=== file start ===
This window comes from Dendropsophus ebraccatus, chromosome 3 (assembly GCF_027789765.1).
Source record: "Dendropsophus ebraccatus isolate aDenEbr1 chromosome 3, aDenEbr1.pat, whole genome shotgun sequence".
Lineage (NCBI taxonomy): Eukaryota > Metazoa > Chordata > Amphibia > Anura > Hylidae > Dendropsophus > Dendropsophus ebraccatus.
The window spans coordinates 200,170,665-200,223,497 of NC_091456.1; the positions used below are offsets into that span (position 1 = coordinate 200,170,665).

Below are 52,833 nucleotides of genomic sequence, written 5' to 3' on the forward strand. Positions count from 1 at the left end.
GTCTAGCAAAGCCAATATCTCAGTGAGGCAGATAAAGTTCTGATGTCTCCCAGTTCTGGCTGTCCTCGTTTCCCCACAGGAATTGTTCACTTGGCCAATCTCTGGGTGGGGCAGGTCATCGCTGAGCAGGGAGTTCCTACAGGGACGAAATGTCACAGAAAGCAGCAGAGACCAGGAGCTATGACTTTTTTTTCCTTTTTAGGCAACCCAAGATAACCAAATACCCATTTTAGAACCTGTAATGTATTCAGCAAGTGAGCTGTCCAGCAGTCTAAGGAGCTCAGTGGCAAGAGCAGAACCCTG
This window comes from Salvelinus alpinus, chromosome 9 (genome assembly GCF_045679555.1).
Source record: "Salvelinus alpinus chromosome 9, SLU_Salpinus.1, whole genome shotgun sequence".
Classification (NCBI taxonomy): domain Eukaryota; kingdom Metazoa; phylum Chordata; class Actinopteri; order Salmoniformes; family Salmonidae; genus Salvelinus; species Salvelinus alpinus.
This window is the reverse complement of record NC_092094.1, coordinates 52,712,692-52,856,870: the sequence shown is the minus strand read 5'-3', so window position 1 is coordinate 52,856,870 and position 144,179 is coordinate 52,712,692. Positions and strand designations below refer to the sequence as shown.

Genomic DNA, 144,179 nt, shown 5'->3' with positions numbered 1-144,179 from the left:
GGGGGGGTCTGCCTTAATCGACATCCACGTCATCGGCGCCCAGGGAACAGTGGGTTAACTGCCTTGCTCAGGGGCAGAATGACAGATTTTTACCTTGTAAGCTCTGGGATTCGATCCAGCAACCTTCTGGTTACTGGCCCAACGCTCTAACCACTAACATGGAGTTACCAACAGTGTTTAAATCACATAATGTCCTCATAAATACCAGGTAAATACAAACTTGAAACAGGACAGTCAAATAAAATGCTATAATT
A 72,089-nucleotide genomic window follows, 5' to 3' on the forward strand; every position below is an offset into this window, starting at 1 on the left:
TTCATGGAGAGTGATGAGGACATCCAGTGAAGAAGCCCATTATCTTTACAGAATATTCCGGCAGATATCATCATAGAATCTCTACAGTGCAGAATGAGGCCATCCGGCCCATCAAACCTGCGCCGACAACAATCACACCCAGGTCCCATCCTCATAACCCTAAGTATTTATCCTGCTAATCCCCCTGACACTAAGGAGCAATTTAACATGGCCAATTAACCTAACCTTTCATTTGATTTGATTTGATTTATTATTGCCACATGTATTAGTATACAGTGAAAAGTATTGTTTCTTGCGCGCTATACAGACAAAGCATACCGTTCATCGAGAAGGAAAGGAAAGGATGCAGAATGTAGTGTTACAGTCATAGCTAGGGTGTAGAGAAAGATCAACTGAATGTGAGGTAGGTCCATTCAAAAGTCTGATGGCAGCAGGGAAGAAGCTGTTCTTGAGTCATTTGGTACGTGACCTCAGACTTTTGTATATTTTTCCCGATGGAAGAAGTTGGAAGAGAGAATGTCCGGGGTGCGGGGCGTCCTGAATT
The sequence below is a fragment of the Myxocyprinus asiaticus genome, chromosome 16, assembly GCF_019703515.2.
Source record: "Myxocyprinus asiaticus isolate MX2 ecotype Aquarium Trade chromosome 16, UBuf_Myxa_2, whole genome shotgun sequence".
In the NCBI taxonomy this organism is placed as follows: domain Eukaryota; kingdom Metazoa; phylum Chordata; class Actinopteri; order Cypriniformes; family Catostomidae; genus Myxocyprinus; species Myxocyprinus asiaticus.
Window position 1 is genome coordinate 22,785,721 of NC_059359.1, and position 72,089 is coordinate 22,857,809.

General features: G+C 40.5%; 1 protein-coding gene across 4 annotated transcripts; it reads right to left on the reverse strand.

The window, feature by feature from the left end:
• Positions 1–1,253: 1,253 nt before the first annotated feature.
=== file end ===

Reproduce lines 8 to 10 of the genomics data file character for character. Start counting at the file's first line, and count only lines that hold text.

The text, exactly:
Source record: "Salvelinus alpinus chromosome 9, SLU_Salpinus.1, whole genome shotgun sequence".
Classification (NCBI taxonomy): domain Eukaryota; kingdom Metazoa; phylum Chordata; class Actinopteri; order Salmoniformes; family Salmonidae; genus Salvelinus; species Salvelinus alpinus.
This window is the reverse complement of record NC_092094.1, coordinates 52,712,692-52,856,870: the sequence shown is the minus strand read 5'-3', so window position 1 is coordinate 52,856,870 and position 144,179 is coordinate 52,712,692. Positions and strand designations below refer to the sequence as shown.